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Bustar Maitar: Papuans are not Spectators but Actors

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Screenshot of a virtual discussion titled “Ecotourism Based on Indigenous Peoples for Indigenous Papuans” organized by Mongabay Indonesia.

Ecotourism has become one of the utilization schemes of environmental services that can be applied in Papua. In its implementation, community involvement as the main subject of ecotourism development is a non-negotiable condition. Local people must feel the direct benefits of economic activities that occur.

This was conveyed by Bustar Maitar, CEO of EcoNusa Foundation, in a virtual discussion titled “Ecotourism Based on Indigenous Peoples for Indigenous Papuans” held by Mongabay Indonesia on Saturday 18 July 2020. According to Bustar, ecotourism management must be able to provide direct benefits, both economic benefits and social.

“The most important thing is how indigenous Papuans themselves are not just spectators. Not only workers, but they are the ones who manage and care for tourism objects, because that is their land and future, “Bustar Maitar said.

Ecotourism is defined as a trip or tour activity that is connected to nature and culture and is carried out responsibly. The concept of ecotourism was first implemented in Costa Rica in 1990, after the United Nations appointed the country in the African Continent to run the first ecotourism project in the world.

The Indonesian government’s support for the management of ecotourism is seen through Regulation of the Minister of Home Affairs (Permendagri) Number 33 of 2009 concerning Guidelines for the Development of Ecotourism in the Regions.

In the provisions contained in the Ministry of Home Affairs, ecotourism is defined as nature tourism activities in the area responsible for paying attention to the elements of education, understanding, and support for efforts to conserve natural resources, as well as increasing the income of local communities.

“Many activities claim to be ecotourism, but they are not. For example, taking pictures by riding a docile whale shark, picking up coral reefs, leaving trash on the mountain. The principles of education and conservation are also important to apply, “said Bustar.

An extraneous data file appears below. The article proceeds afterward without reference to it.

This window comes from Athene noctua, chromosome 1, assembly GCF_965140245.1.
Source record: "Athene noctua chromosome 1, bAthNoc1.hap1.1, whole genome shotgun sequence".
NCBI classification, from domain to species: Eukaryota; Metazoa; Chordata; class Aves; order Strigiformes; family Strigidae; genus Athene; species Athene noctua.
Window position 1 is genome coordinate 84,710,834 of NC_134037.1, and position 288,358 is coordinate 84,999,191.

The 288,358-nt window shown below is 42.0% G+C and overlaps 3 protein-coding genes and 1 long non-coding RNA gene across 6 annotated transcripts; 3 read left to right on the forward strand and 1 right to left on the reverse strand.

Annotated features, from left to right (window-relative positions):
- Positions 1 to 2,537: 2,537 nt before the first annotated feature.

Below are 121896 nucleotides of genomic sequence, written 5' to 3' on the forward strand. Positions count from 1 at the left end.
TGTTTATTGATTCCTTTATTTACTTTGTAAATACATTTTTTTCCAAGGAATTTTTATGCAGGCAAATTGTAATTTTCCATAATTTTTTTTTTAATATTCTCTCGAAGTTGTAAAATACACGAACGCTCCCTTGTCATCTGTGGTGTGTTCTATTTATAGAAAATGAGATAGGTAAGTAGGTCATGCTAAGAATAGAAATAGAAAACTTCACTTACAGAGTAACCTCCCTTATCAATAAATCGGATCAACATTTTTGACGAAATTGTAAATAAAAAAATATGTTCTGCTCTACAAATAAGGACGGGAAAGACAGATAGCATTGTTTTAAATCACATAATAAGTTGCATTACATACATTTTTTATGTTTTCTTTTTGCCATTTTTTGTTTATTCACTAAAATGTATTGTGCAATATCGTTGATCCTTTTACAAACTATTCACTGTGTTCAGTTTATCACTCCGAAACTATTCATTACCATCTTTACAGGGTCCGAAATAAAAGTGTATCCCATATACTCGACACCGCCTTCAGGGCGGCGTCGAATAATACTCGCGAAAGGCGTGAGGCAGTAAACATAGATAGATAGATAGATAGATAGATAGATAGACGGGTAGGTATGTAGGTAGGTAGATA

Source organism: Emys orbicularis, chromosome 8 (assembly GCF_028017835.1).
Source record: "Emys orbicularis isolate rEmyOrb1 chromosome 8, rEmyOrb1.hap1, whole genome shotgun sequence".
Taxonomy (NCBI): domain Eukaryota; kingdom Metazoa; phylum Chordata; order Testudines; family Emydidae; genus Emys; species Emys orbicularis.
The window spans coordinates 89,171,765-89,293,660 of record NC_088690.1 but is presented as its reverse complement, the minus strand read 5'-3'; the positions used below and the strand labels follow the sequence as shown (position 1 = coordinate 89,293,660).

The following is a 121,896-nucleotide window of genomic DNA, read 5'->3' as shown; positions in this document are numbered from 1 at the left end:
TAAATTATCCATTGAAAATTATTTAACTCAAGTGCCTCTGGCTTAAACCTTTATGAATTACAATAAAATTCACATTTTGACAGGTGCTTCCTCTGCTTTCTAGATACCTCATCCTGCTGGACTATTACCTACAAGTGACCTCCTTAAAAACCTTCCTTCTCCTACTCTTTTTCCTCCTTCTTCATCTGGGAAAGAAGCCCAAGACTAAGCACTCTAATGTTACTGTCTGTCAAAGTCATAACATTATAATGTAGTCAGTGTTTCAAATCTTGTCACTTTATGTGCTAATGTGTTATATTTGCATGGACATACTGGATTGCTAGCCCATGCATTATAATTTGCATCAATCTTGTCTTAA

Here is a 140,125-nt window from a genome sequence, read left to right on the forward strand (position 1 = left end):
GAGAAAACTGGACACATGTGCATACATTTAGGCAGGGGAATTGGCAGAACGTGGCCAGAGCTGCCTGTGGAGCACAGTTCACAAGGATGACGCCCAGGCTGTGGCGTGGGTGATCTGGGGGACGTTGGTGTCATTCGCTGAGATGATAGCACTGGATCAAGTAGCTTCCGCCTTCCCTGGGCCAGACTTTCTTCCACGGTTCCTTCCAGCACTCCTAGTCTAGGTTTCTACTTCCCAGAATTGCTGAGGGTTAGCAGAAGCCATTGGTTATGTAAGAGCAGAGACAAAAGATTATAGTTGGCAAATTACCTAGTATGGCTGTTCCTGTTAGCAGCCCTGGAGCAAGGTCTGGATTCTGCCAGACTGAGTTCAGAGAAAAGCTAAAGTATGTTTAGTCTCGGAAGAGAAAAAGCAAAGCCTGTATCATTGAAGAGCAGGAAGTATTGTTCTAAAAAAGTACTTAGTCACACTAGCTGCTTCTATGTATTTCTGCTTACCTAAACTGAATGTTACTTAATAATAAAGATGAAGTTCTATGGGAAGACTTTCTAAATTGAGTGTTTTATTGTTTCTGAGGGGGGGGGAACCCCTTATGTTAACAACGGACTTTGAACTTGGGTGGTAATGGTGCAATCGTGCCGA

According to Bustar, Tanah Papua has great potential for the development of ecotourism. The earth of paradise is home to a megabiodiversity that is inhabited by a variety of endemic flora and fauna, such as 125 species of mammals (55 percent endemic), 223 species of reptiles (35 percent endemic), 602 species of birds (52 percent endemic), and 15,000-20,000 plant species .

Papua’s wealth does not stop with natural resources. The socio-cultural complexity in Tanah Papua can be an attraction that can be offered to tourists. There, there are 255 indigenous tribes who live side by side using 384 different languages.

Bustar said, EcoNusa also supported the development of ecotourism in a number of areas in Tanah Papua, such as photo spots on Yapen Island, Papua, bird watching in Sorong, West Papua, climbing Mount Cartensz, Papua and homestay management in Raja Ampat, West Papua.

“What’s interesting in Raja Ampat, 75 percent of accommodation is managed by native Papuan children. The service is very family. This must be supported by the government, not pushing big resorts in and then Papuans only become workers, “Bustar said.

Bustar said, in the last two years EcoNusa helped homestay associations in Raja Ampat by standardizing homestay management. This is to improve community competence through various training. In early February 2020, EcoNusa gathered dozens of ecotourism actors to share their experiences.

“They strengthen each other. ‘Oh, it turns out we Papuans can do it’. The community must be strengthened first. If an outside entrepreneur, once nature has been damaged, he can go elsewhere to build his business. But for young Papuans, nature is their future, “Bustar said.

Editor: Leo Wahyudi

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EcoNusa Foundation
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Copyright ©2021.
EcoNusa Foundation
All Rights Reserved